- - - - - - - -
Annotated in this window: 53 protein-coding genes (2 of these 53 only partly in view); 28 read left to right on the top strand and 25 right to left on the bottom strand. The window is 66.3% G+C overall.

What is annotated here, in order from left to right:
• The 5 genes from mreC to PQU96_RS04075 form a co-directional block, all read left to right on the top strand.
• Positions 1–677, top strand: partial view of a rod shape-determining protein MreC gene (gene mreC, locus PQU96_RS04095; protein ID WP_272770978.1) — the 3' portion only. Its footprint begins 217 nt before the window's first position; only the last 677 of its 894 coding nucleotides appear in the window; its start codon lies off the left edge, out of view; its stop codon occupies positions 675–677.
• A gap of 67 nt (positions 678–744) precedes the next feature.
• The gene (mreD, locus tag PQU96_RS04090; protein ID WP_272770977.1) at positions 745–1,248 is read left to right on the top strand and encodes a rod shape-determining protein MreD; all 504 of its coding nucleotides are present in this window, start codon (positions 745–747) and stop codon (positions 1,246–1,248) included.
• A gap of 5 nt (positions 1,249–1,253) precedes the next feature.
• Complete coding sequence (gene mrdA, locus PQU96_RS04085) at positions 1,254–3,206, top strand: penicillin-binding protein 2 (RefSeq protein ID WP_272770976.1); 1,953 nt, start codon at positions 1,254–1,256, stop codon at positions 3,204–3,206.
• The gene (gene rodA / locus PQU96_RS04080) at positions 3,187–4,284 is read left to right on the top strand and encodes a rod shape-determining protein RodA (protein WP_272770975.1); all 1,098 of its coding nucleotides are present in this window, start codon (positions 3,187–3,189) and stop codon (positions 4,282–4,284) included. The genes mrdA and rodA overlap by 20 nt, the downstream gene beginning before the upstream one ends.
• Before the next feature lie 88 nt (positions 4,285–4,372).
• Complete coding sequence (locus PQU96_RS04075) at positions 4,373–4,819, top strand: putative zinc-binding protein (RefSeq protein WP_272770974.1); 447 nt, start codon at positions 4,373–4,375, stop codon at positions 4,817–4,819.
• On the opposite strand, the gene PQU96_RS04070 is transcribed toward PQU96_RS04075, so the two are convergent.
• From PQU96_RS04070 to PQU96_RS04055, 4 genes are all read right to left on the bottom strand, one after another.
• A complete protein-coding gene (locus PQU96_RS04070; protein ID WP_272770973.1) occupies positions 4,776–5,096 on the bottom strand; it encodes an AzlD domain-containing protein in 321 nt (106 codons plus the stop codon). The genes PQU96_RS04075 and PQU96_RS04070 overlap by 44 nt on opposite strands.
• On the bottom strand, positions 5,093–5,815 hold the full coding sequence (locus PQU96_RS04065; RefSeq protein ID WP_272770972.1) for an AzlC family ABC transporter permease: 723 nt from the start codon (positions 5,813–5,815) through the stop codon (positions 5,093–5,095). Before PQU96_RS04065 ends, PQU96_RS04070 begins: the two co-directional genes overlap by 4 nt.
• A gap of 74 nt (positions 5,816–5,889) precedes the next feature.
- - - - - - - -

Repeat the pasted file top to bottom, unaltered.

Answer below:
Annotated in this window: 53 protein-coding genes (2 of these 53 only partly in view); 28 read left to right on the top strand and 25 right to left on the bottom strand. The window is 66.3% G+C overall.

What is annotated here, in order from left to right:
• The 5 genes from mreC to PQU96_RS04075 form a co-directional block, all read left to right on the top strand.
• Positions 1–677, top strand: partial view of a rod shape-determining protein MreC gene (gene mreC, locus PQU96_RS04095; protein ID WP_272770978.1) — the 3' portion only. Its footprint begins 217 nt before the window's first position; only the last 677 of its 894 coding nucleotides appear in the window; its start codon lies off the left edge, out of view; its stop codon occupies positions 675–677.
• A gap of 67 nt (positions 678–744) precedes the next feature.
• The gene (mreD, locus tag PQU96_RS04090; protein ID WP_272770977.1) at positions 745–1,248 is read left to right on the top strand and encodes a rod shape-determining protein MreD; all 504 of its coding nucleotides are present in this window, start codon (positions 745–747) and stop codon (positions 1,246–1,248) included.
• A gap of 5 nt (positions 1,249–1,253) precedes the next feature.
• Complete coding sequence (gene mrdA, locus PQU96_RS04085) at positions 1,254–3,206, top strand: penicillin-binding protein 2 (RefSeq protein ID WP_272770976.1); 1,953 nt, start codon at positions 1,254–1,256, stop codon at positions 3,204–3,206.
• The gene (gene rodA / locus PQU96_RS04080) at positions 3,187–4,284 is read left to right on the top strand and encodes a rod shape-determining protein RodA (protein WP_272770975.1); all 1,098 of its coding nucleotides are present in this window, start codon (positions 3,187–3,189) and stop codon (positions 4,282–4,284) included. The genes mrdA and rodA overlap by 20 nt, the downstream gene beginning before the upstream one ends.
• Before the next feature lie 88 nt (positions 4,285–4,372).
• Complete coding sequence (locus PQU96_RS04075) at positions 4,373–4,819, top strand: putative zinc-binding protein (RefSeq protein WP_272770974.1); 447 nt, start codon at positions 4,373–4,375, stop codon at positions 4,817–4,819.
• On the opposite strand, the gene PQU96_RS04070 is transcribed toward PQU96_RS04075, so the two are convergent.
• From PQU96_RS04070 to PQU96_RS04055, 4 genes are all read right to left on the bottom strand, one after another.
• A complete protein-coding gene (locus PQU96_RS04070; protein ID WP_272770973.1) occupies positions 4,776–5,096 on the bottom strand; it encodes an AzlD domain-containing protein in 321 nt (106 codons plus the stop codon). The genes PQU96_RS04075 and PQU96_RS04070 overlap by 44 nt on opposite strands.
• On the bottom strand, positions 5,093–5,815 hold the full coding sequence (locus PQU96_RS04065; RefSeq protein ID WP_272770972.1) for an AzlC family ABC transporter permease: 723 nt from the start codon (positions 5,813–5,815) through the stop codon (positions 5,093–5,095). Before PQU96_RS04065 ends, PQU96_RS04070 begins: the two co-directional genes overlap by 4 nt.
• A gap of 74 nt (positions 5,816–5,889) precedes the next feature.